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Mortgage payments 90+ days late will trigger the first step in the foreclosure process, the filing of the Notice of Default. In this article, you will learn what a mortgage delinquency is and what the delinquency data looks like in Los Angeles County.
Los Angeles County California has approximately 10 million residents and an average sales price for existing homes of $680,000 as of September 2015. September 2007 saw the peak average price of existing homes in the county reach nearly $731,000 before the floor fell out from under the market and property values started to tumble a few months later as the global financial crisis intensified. The average sales price for existing homes is Los Angeles County finally reached a bottom in February 2012 at nearly $531,000 as mortgage delinquencies increased giving rise to ever increasing foreclosure rates.
In this article, we will take a look at mortgage delinquency rates going back to the year 2000 up to September 2015. The data will only follow mortgages that are delinquent 90+ days, as this is when the lender will typically take their first steps towards foreclosing on a property.
A mortgage payment delinquency occurs when a borrower has failed to make monthly payments required to keep the loan status in good standing based on the terms in the contracts. A mortgage typically becomes delinquent the first of the month following the previous months missed payment from the grace period cut off.
If a mortgage payment with a due date of January 1st, and with a grace period ending January 15th does not receive a payment before February 1st, then this mortgage is technically delinquent by 30 days and will be reflected as such on the borrower's credit report.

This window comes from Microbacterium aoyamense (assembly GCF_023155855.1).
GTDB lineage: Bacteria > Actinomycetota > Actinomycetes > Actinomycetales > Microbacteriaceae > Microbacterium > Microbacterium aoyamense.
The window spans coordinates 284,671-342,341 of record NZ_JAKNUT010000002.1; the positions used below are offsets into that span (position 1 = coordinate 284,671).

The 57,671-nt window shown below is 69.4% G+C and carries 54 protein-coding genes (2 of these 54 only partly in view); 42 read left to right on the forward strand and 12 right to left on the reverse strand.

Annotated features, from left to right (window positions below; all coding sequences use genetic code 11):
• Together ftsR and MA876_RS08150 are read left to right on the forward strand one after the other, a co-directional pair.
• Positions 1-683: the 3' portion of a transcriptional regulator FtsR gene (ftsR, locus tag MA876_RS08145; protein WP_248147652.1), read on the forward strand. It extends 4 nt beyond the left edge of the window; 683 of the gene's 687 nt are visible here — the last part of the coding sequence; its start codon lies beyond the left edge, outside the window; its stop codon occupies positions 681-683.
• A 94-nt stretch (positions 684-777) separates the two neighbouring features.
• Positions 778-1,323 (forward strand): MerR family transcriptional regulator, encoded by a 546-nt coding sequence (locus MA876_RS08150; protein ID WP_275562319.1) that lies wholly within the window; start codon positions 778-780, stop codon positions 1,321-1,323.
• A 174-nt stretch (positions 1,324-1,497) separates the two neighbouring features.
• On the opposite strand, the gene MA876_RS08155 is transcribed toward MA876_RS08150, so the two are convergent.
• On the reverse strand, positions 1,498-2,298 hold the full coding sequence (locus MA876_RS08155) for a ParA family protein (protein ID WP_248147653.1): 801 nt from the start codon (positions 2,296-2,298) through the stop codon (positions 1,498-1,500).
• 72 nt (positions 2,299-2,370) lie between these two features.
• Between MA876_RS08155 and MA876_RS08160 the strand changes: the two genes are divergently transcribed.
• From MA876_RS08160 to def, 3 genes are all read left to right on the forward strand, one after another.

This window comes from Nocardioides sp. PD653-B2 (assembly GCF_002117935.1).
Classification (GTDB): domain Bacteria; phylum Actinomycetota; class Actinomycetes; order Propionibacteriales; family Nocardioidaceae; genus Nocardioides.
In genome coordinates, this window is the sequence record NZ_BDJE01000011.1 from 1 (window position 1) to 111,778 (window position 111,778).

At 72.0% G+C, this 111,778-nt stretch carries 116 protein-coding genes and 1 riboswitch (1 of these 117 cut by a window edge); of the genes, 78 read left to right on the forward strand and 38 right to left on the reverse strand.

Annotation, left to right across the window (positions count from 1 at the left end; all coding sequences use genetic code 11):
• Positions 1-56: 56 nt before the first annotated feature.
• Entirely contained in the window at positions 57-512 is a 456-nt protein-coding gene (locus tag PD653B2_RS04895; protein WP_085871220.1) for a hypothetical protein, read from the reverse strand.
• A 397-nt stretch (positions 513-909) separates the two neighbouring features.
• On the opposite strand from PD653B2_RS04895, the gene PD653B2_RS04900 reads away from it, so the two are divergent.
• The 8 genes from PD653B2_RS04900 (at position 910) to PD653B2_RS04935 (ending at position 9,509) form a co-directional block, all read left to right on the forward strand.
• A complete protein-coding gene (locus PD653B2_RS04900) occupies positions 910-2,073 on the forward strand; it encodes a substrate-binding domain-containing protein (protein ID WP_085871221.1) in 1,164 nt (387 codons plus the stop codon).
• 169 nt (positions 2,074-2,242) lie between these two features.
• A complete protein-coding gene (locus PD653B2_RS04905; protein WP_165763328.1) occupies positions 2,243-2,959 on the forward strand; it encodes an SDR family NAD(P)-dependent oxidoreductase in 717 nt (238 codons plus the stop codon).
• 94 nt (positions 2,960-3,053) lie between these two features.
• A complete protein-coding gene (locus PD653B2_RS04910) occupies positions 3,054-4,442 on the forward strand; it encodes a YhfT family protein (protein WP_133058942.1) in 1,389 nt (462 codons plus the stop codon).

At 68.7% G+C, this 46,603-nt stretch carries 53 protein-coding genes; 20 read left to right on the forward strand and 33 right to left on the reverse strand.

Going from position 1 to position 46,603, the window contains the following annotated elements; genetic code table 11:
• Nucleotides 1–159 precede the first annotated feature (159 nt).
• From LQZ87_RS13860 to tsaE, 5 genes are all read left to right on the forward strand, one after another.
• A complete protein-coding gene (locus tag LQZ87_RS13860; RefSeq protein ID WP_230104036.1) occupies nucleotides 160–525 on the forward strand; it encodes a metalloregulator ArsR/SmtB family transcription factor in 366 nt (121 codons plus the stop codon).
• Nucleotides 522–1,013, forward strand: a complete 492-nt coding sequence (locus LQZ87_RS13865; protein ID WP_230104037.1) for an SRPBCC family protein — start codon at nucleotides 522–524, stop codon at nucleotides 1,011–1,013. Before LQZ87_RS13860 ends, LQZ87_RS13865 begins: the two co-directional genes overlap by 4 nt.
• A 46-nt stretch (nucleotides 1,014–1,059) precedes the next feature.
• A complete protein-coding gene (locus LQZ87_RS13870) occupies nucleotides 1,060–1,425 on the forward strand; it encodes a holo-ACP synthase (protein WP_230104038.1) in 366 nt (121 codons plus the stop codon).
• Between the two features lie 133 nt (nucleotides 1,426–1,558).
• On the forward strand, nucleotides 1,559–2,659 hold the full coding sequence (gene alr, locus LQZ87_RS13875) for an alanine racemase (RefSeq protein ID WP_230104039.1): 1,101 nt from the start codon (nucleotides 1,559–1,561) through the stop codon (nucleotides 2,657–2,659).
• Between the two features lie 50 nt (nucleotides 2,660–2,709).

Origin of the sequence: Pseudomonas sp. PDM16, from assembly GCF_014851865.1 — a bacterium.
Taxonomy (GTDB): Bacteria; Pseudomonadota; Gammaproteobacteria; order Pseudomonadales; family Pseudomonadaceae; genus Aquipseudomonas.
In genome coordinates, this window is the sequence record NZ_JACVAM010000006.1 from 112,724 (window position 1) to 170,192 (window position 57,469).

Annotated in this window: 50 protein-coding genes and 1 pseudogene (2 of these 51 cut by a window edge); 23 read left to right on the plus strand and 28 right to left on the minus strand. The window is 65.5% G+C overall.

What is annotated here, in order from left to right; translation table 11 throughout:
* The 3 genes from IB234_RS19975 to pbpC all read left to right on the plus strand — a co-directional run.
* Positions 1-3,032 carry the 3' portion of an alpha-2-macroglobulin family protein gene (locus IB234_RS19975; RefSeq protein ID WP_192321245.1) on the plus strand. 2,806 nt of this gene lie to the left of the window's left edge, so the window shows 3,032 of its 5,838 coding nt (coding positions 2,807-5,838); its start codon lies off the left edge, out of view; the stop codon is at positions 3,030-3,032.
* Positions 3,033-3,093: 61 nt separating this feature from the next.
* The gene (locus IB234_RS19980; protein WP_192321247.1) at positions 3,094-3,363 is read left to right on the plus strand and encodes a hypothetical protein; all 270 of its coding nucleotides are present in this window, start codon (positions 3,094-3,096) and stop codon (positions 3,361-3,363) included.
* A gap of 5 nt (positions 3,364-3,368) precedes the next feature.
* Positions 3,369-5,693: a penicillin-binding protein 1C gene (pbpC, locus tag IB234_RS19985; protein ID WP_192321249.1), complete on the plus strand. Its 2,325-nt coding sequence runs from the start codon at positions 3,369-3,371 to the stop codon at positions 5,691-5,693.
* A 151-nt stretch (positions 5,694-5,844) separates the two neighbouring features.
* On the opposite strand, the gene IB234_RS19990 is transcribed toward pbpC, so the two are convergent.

Tip: A lender will accept payment after the grace period but before the due date of the following month without a loan being in delinquent status, but the borrower will incur a late charge and other fees as a penalty
Among the 15 years of data on mortgage delinquencies in Los Angeles County, June 2005 saw the lowest volume of 90+ day late payments on mortgages with only 3,678. The peak was reached in January 2010 when 138,293 mortgages were 90+ days delinquent.
If a borrower continues to be delinquent 30+ and 60+ days, they should expect to receive several letters and phone calls from the lender trying to resolve the issue. Delinquent borrowers have up to 90 days to bring their loan into current status by making all the missed payments plus penalties. However, once a mortgage is delinquent 90+ days, the majority of lenders will take the first step in the foreclosure process by filing a Notice of Default (NOD).
It's important for mortgage borrowers to begin resolving the delinquency issue before it reaches the point of receiving a Notice of Default if they can help it. A delinquent borrower has a couple options for help, a HUD-approved housing counselor and by contacting the lender directly. Lenders will try to avoid foreclosure proceedings if they are able to strike a deal with the home owner. HUD-approved housing counselors assist home owners in the negotiation process with lenders.
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